To rule out pulmonary edema, pneumothorax, or pneumonia, a chest X ray will be helpful. To evaluate pulmonary embolism, intravenous radiocontrast with spiral computed tomography can be used.

Treatment

Normally, discomfort can be relieved by adjusting the height of the pillows or by keeping the upper body elevated while sleeping. To make the breathing process easier, most people with orthopnea prefer keeping their upper body in an elevated position. However, this is only a temporary solution. Over a period of time, an underlying disease may worsen. Ask your doctor about the most appropriate treatment for your condition.

Some of the treatment options available are:

  • Anti-inflammatory medications
  • Open-heart surgery
  • Pericardiocentesis

To get rid of excess fluid, diuretics can be given. To decrease the accumulation of fluid, doctors may recommend a reduced consumption of foods high in sodium. Certain medications may be given for muscle strength. These medications would help the heart to pump more blood from the left ventricle. Thus, the pressure on the veins is reduced leading to fewer symptoms of orthopnea.

Vasodilators may also help increase the width of the veins. These drugs reduce the pressure on the veins and allow the blood to flow more freely.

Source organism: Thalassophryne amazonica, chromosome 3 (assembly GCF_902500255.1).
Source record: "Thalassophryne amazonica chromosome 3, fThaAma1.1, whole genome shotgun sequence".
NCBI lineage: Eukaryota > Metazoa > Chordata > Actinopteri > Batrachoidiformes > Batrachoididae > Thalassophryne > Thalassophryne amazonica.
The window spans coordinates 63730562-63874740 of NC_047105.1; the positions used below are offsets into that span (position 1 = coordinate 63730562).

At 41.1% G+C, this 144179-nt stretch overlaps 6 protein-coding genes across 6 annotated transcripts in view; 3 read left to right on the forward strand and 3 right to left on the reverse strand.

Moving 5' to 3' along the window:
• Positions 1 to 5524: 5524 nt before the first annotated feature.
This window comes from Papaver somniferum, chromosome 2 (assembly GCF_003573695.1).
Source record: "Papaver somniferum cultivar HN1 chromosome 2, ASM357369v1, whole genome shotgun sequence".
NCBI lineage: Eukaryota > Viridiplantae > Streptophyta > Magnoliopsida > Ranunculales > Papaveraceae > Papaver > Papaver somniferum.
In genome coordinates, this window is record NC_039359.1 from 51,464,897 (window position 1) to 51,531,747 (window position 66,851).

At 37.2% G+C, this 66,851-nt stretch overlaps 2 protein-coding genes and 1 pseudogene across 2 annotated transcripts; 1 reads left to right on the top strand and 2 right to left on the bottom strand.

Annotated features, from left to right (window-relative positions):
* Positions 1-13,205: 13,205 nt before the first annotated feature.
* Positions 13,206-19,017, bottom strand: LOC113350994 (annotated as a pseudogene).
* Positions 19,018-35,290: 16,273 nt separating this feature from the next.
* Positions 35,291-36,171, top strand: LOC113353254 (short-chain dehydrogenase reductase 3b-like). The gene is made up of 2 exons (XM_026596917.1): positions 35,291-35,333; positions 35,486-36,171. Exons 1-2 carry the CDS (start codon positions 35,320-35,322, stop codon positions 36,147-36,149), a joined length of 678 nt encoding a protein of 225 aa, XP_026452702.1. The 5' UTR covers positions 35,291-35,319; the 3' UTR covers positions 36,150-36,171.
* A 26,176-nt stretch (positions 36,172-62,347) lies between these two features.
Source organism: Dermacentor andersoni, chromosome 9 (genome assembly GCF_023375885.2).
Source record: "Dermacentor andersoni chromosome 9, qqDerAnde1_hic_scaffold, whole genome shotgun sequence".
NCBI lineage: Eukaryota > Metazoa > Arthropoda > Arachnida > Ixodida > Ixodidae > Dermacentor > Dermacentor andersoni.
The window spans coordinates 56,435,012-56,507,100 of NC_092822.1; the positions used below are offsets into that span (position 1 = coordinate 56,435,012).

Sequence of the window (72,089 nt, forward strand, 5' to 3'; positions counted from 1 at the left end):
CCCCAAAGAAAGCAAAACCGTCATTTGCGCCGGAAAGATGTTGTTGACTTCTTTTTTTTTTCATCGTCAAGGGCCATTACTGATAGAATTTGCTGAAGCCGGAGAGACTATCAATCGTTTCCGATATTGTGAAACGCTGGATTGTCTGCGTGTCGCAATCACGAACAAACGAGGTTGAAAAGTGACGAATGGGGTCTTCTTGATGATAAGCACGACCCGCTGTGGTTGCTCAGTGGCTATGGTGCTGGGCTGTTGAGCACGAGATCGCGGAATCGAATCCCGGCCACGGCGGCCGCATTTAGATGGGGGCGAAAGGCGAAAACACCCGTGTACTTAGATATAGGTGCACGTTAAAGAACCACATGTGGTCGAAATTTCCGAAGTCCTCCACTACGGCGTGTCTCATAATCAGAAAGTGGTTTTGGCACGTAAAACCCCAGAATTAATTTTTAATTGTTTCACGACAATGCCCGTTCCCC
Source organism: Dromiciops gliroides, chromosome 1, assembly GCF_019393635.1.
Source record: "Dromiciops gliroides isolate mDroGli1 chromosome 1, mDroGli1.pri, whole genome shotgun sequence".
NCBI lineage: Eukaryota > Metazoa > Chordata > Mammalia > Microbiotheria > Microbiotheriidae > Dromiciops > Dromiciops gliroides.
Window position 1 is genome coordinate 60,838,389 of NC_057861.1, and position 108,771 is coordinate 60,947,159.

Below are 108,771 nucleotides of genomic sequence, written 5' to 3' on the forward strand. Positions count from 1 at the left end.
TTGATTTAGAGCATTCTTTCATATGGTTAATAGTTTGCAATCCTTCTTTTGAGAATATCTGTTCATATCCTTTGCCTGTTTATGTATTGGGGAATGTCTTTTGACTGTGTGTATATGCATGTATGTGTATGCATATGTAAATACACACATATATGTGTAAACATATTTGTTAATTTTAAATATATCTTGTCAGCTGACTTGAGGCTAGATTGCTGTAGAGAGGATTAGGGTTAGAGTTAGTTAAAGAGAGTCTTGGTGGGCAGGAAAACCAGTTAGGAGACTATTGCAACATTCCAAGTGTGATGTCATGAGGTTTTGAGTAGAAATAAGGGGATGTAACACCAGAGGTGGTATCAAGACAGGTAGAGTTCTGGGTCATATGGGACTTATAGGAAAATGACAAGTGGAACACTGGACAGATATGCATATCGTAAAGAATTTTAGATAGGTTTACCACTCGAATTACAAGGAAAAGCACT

Fluid Overload Treatment

In the case of orthopnea, doctors usually recommend a low-sodium diet since sodium may contribute to fluid overload. Excess sodium and water can be eliminated from the body by taking diuretics. However, diuretics tend to become ineffective over a period of time. It is one of the reasons why many people are hospitalized for additional treatment.

A fluid overload treatment includes:

  • Intravenous Medications - They include loop diuretics.
  • Vasodilators - Increase the blood flow by increasing the diameter of the blood vessels.
  • Inotropic Medications - With each contraction, these medications cause the heart to pump more blood.

Doctors may also recommend ultrafiltration if the fluid overload is not relieved by medications. In ultrafiltration, the excess fluid is pumped out of the blood by using a small machine.

Complications

Orthopnea is often a symptom of the condition called pulmonary edema. In this condition, fluid accumulates in the lungs due to increased pressure.

Another complication associated with orthopnea is heart failure. The pulmonary circulation may be overloaded in patients who suffer from congestive heart failure. The symptoms are usually improved when the person changes to an erect position.

Key Takeaways

  • Orthopnea is a condition that causes breathing difficulties when an individual is lying down.
  • Orthopnea is often seen as a late manifestation of congestive heart failure.
  • To properly diagnose and treat the condition, you should see a doctor even though your breathing becomes normal after sitting.